With Quantum SpeedUp Proven Will There Be Quantum Manhattan Projects?

Google will likely announce quantum speedup and quantum supremacy has been proven using the random circuit selection problem. It is pretty clear that physics allows quantum speedup.

Will there be Quantum Manhattan Projects?

Phase 1a – Scale existing superconducting technology to 1000 or so non-error-corrected qubits.
Phase 1b – Try to get better qubits and couplers for lower error rate and improved speed for 10000+ non-error-corrected qubits
Phase 2 – Get as fast as possible to error-corrected qubits in the million to trillion qubit range.

State of Quantum Computing

There is already hundreds of millions of dollars going into quantum computing projects.

China has talked about putting tens of billions of dollars into quantum technology. This included quantum radar and not just quantum computing.

Current competitors like Intel, Google, IBM, Facebook and Microsoft are each spending tens of millions of dollars on quantum computing projects.

Will tens of billions of dollars get committed for focused quantum computing projects?

There would be billions needed for more basic research and development of more options to determine the best ways to scale the technology. However, the superconducting quantum processors share many of the lithography technology of regular semiconductor manufacturing. Most of the quantum computer projects have used older lithography equipment.

Arxiv – Superconducting Qubits: Current State of Play (2019)

Using current techniques – despite the challenges outlined below – it seems possible to scale to on the order of ∼1000 qubits. However, beyond this (rough) number, a new set of techniques will be needed. Examples include co-location inside the dilution
refrigerator of control and readout electronics, as well as on-the-fly decoders for quantum error correction procedures.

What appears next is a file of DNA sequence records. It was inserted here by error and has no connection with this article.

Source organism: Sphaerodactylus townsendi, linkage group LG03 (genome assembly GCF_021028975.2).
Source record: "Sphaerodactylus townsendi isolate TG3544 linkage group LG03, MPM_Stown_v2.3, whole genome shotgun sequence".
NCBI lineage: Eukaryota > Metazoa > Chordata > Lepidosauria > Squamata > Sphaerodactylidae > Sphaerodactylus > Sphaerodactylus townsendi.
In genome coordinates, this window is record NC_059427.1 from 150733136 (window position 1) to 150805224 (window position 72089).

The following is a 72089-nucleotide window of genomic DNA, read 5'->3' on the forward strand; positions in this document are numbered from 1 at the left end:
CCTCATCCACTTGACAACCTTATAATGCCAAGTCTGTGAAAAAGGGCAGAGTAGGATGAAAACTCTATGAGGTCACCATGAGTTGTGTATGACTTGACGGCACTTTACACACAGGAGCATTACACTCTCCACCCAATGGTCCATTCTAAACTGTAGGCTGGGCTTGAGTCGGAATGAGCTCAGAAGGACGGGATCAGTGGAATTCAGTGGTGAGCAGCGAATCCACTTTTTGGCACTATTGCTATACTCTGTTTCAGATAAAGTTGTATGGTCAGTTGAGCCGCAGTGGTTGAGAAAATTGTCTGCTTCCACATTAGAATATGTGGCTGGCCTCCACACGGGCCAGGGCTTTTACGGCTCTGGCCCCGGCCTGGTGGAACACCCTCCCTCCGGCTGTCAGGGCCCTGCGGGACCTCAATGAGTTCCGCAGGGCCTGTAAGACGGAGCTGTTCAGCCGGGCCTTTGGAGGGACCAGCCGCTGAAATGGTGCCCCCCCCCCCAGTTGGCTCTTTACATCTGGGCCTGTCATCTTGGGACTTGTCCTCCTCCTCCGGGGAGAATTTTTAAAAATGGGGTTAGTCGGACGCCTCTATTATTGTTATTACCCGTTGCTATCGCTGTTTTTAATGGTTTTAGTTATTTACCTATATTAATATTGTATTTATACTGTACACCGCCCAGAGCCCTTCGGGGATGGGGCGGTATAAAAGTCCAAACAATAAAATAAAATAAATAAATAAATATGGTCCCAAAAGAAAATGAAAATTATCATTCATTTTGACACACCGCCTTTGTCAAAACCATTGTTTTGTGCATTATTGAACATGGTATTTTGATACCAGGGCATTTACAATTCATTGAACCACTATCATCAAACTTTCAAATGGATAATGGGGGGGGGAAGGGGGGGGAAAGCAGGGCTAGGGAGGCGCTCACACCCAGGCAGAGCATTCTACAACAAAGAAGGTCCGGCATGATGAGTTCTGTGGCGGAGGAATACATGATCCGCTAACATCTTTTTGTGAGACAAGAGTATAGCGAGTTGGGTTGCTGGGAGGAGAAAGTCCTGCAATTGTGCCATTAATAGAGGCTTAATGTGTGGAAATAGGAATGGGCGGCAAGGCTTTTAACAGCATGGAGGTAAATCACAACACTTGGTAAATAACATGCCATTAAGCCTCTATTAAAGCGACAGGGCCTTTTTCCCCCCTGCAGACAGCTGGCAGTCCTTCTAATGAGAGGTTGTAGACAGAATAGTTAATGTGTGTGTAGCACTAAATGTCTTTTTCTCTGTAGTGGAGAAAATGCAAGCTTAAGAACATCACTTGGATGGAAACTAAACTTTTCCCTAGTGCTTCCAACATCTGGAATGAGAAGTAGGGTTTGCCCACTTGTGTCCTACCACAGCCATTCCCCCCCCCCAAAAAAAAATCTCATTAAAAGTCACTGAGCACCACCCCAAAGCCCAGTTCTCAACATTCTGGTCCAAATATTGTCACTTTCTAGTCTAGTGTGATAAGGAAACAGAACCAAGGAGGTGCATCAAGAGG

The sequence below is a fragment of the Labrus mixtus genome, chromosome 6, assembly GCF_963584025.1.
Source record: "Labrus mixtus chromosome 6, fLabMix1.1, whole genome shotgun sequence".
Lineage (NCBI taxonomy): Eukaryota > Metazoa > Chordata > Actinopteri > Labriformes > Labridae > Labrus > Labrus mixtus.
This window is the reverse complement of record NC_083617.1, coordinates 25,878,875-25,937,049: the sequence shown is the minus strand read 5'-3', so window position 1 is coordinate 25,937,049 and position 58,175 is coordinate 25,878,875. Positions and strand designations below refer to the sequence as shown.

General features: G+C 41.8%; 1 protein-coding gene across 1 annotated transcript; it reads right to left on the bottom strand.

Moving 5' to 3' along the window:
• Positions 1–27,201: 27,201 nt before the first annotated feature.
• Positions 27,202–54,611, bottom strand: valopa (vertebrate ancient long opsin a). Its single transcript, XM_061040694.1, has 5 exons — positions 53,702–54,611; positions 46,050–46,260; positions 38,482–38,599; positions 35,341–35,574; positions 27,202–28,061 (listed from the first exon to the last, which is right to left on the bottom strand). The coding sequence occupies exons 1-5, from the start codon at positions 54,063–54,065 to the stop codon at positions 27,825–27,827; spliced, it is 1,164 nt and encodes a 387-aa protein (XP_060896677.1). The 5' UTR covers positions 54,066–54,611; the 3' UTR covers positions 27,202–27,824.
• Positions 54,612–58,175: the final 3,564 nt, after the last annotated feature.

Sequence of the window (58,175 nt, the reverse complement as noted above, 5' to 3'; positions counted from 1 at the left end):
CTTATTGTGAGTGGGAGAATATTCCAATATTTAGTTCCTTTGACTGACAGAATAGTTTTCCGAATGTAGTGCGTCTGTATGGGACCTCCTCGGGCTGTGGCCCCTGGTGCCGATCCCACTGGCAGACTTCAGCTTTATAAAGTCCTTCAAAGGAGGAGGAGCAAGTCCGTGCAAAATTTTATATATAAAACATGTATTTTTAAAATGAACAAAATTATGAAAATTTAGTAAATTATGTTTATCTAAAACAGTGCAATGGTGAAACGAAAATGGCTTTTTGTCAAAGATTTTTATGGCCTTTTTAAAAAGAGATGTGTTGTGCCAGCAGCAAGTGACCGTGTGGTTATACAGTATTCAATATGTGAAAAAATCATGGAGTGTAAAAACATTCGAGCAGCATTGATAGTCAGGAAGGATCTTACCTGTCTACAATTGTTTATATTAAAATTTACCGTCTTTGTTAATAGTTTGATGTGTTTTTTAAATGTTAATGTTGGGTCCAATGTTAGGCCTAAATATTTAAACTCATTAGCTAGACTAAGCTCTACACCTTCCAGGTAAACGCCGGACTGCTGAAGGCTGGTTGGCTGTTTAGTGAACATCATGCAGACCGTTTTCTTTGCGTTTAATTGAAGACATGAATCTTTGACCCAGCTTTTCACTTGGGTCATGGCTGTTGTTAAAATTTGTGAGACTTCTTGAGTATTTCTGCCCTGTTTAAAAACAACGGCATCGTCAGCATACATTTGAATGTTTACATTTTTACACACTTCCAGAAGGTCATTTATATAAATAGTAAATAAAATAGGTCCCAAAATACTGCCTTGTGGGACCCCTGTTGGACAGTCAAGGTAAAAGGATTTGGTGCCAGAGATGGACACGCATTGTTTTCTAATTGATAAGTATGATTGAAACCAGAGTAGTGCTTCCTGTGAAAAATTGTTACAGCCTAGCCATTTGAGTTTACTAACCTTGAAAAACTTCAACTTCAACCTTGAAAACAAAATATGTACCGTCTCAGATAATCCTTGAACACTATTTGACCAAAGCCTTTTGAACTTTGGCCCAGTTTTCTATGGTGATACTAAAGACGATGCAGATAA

Near-Term Challenges

◦ Control and high coherence in medium-scale devices: For medium- and large-scale devices, the individual qubit coherences are not necessarily the same as those in a simpler few-qubit devices. Maintaining high coherence and high-fidelity control across a large chip is a key challenge.
◦ Scalable calibration techniques: Advanced software strategies are also needed to calibrate medium-to-large scale quantum processors due to the large number of non-trivial cross-calibration terms while finding simultaneous optimal operating parameters.
◦ Verification and validation: As the number of qubits increases, efficiently determining the fidelity of quantum operations across the entire chip using e.g. Clifford randomized benchmarking becomes infeasible and new techniques for validation and verification will be needed. Techniques such as ‘cross entropy benchmarking’ and ‘direct benchmarking’ have recently been proposed and implemented.
◦ Improving qubit connectivity: While impressive progress has been made in three-dimensional integration of superconducting circuits, nonplanar connectivity of high-fidelity qubits has yet to be demonstrated.
◦ Improved gate fidelity: Continued improvements to gate fidelities will be an important step towards bringing down the overhead of physical qubits needed to encode a single logical qubit as well as important for demonstrating the efficacy of NISQ algorithms.
◦ Robust & reproducible fabrication: The fabrication of medium-to-large scale superconducting circuits will need to be consistent with continued improvements to qubit coherence and 3D integration techniques.

Alternative to Superconducting Qubits

The transmon qubit modality has shown tremendous progress over the last decade, but it has certain limitations.